I feel myself shifting into rant mode. By your response to Stu, it sounds like you have succumbed to the "more is better" myth about cardio. Not necessarily so. Take, for example, three identical guys. They're triplets. Identical triplets. Their coronary arteries are identical. They are fat and inactive. They sit on the couch watching soap operas and drinking milkshakes and eating low-fat cookies all day long. Two of the brothers decide to change their evil ways, and start walking for 30 minutes, 3 days per week. OK, let's push the limits and make it an hour 4 days per week, and eventually they have to jog in order to get their heart rates up. If everything else stays the same, the 2 active guys reduce significantly their chances of having heart attacks. Now one of the 2 active guys decides that since more is always better, he will start jogging twice as much, so instead of 4 hours per week, he now jogs 8 hours per week.

Now here's what I'm getting at. What will the third brother experience? Weight loss? Maybe not, because his appetite will be greater, so unless he makes and sustains some changes in his eating, he probably won't lose any more than brother 2. Will his chances of having a heart attack go down any more? Probably not! In fact, there is some increase in his chances of having an adverse heart rhythm event.

So more isn't always better, and any activity that gets your heart and lungs to work harder is "cardio".[/rant]

Immortal
Junior Member
Junior Member
Posts: 298
Joined: Sat Jul 10, 2010 5:59 pm

Post by Immortal » Fri Aug 27, 2010 6:31 pm

ok but how can you do a complex when you worked out all the other muscles of that week on different days? like it says to do lower body on the day before the complex and the xomplex requires squats so why is that>?

pdellorto
Deific Wizard of Sagacity
Deific Wizard of Sagacity
Posts: 5252
Joined: Mon May 28, 2007 8:43 am
Location: New Jersey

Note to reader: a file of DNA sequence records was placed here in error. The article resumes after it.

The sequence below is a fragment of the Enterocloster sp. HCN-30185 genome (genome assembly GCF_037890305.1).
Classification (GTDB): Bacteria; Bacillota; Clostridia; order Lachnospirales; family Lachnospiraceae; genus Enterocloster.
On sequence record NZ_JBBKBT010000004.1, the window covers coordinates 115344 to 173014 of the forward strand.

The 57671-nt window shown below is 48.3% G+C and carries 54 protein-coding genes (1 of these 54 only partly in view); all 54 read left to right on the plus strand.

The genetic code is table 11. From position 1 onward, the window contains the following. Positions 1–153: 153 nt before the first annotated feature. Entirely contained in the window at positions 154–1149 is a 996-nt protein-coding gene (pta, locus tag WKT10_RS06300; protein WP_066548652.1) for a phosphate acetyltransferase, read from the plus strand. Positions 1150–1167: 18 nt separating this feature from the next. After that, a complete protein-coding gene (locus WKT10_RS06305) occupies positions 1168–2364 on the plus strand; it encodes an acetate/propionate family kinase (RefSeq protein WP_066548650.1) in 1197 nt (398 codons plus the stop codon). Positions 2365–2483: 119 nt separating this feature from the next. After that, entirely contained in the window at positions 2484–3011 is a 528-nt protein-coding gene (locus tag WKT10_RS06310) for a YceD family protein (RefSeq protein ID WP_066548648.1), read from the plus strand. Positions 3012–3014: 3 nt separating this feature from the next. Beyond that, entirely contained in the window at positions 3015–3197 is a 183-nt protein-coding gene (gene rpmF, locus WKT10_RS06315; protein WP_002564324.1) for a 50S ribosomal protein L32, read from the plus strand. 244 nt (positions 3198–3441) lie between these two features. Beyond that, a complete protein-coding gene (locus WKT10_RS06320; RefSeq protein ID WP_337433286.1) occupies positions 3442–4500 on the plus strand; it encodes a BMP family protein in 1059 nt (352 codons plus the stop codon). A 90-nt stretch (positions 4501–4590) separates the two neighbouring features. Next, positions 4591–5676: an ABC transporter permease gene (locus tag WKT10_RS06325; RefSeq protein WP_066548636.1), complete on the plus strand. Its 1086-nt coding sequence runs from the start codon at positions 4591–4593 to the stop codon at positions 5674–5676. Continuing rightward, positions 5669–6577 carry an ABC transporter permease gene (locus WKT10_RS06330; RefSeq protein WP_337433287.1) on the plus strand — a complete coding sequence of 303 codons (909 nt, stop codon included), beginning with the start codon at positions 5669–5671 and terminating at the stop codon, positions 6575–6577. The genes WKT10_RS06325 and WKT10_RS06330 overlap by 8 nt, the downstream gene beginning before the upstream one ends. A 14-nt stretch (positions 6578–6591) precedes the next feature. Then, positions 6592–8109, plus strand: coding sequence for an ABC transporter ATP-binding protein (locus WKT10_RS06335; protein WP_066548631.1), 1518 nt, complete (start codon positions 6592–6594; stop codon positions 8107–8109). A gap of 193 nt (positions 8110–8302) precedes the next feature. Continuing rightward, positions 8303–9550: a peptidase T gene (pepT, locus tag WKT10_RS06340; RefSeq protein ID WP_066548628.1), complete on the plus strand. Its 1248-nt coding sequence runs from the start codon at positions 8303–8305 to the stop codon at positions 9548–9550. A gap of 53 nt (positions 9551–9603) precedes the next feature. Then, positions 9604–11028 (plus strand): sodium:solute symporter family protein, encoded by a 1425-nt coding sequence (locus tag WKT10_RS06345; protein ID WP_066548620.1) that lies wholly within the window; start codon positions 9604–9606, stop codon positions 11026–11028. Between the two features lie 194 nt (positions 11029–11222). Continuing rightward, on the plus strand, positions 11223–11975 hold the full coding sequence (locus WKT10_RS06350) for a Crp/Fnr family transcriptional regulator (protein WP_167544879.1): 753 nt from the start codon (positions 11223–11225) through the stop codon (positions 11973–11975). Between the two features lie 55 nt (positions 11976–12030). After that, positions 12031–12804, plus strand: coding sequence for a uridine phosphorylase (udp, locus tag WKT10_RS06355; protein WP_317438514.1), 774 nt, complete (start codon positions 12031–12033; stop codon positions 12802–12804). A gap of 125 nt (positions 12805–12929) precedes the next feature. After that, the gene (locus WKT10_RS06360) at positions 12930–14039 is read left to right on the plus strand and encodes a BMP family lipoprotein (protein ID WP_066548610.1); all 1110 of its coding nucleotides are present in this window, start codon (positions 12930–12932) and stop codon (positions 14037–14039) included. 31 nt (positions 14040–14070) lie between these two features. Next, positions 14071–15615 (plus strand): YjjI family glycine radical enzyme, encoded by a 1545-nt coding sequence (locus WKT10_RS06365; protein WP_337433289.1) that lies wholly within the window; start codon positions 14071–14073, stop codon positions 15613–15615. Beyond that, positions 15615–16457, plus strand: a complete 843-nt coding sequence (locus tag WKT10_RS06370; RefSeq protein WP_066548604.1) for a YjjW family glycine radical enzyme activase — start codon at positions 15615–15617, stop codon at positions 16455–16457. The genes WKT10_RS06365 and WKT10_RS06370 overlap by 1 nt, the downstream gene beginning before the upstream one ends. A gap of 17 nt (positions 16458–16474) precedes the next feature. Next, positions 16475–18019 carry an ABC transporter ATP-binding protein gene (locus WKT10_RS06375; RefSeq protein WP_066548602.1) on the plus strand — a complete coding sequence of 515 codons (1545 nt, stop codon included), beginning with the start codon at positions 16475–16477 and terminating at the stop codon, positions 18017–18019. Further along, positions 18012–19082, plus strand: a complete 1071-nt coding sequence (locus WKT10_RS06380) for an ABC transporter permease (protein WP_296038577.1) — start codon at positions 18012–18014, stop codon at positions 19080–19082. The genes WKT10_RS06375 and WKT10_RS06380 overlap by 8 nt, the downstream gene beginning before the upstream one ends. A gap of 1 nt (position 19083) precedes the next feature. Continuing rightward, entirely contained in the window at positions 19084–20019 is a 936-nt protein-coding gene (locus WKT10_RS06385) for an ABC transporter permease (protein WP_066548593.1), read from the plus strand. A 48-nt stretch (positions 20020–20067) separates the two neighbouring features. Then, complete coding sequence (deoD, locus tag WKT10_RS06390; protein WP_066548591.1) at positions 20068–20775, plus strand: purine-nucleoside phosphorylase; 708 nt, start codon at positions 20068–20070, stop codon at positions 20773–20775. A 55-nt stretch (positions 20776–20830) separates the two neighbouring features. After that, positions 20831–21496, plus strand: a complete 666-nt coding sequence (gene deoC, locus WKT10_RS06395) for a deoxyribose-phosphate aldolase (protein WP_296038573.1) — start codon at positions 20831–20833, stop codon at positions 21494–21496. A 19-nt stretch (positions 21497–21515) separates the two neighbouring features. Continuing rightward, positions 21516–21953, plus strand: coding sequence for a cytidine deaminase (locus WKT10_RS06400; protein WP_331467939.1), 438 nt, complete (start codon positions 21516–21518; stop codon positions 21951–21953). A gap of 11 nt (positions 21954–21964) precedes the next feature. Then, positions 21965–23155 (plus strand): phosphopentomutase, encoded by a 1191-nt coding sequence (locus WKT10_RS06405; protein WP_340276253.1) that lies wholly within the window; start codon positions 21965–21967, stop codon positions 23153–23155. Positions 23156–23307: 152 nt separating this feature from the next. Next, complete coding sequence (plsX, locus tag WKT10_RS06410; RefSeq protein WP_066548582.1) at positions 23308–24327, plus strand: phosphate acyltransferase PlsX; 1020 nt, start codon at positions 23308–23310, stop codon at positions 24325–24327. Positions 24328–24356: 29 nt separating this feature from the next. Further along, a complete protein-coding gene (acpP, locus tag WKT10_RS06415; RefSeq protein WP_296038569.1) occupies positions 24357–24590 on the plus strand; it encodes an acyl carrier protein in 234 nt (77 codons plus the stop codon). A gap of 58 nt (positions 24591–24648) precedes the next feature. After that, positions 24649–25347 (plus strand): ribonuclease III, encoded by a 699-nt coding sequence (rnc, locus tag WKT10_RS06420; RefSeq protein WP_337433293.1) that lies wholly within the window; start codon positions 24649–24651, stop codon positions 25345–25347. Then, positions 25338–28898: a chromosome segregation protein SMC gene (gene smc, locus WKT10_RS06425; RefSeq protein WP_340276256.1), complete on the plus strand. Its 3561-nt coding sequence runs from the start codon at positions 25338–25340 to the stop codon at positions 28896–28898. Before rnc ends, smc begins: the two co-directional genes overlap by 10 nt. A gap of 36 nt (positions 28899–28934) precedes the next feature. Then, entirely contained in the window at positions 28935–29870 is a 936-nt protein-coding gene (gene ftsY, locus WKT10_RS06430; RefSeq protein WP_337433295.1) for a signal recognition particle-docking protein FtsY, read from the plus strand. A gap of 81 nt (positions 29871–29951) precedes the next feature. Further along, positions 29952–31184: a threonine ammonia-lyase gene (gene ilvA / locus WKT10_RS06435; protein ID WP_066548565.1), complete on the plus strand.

Contact:

Post by pdellorto » Fri Aug 27, 2010 6:36 pm

You might want to browse the articles over at Joel Jamieson's site:

http://www.8weeksout.com/articles

They are (almost) all about conditioning, all concern MMA/BJJ/submission wrestling/fighting sports.

I know this doesn't directly answer your question, but my training is partly influenced by his methods. So you'll see me lifting weights, doing lots of MMA classes, doing intervals, doing straight-up LSD cardio...although I don't enjoy it or have much time for it so you'll see little of that. But yes, you can mix all of them quite successfully. That whole "you can't chase two rabbits" thing only applies if your goals are contradictory - for BJJ you won't need such a high 1RM as a powerlifter nor the endurance of a distance runner, but you'll need more of each quality than the other.

Immortal
Junior Member
Junior Member
Posts: 298
Joined: Sat Jul 10, 2010 5:59 pm

Post by Immortal » Fri Aug 27, 2010 6:50 pm

you guys are really experienced with this stuff, how long have you guys been doing this?

and back on subject, are you guys telling me that high reps or more reps at once are better for sports?

User avatar
Jungledoc
moderator
moderator
Posts: 7578
Joined: Thu Feb 07, 2008 7:11 am
Location: Kudjip, Papua New Guinea

Post by Jungledoc » Fri Aug 27, 2010 7:13 pm

Immortal wrote:you guys are really experienced with this stuff, how long have you guys been doing this?
Remember...we are the Deific Wizards of Sagacity. We have been doing this since the dawn of time.
Immortal wrote:and back on subject, are you guys telling me that high reps or more reps at once are better for sports?
No, no, no. Nobody would make such a sweeping statement.

Peter (and don't ever call him "Pete"--he has powerful magic, and he'll zap you) said that for SOME sports ENDURANCE is more important than for other sports. If you do BJJ, you probably need some endurance as well as strength, so the amount of cardio you do, as well as your rep-set scheme should reflect that. You need some of both. You need more strength than a double-marathoner, and more endurance than a powerlifter. So you should do less "cardio" than the runner, and higher reps than the powerlifter. At least that's what I, in my deific sagacity believe him to be saying.

Immortal
Junior Member
Junior Member
Posts: 298
Joined: Sat Jul 10, 2010 5:59 pm

Post by Immortal » Fri Aug 27, 2010 11:02 pm

oooooooooooooooooooo I seeeeee, kinda like that whole red muscle, white muscle, and pink muscle thing right? where red muscle is all power or something without endurance, white muscle is all endurance with little power, but when you work both out u get pink muscle I might be wrong, white muscle could be the power one , I think its right tho haha

Nevage
Member
Member
Posts: 613
Joined: Thu May 07, 2009 4:31 pm

Post by Nevage » Fri Aug 27, 2010 11:52 pm

From yur original question, are you trying to lose weight? That's the impression I got when you asked if cardio would help burn more calories on lifting days or not. Basically, weight gain/loss = mainly diet (with exercise, for muscle gain and to facilitate fat loss). Fitness/conditioning = exercise. If you're concerned about calories being burned, concentrate on diet and you won't ever need to think in calorie terms again. I'm no a fan of calorie counting, to me it's just a unit.


Post Reply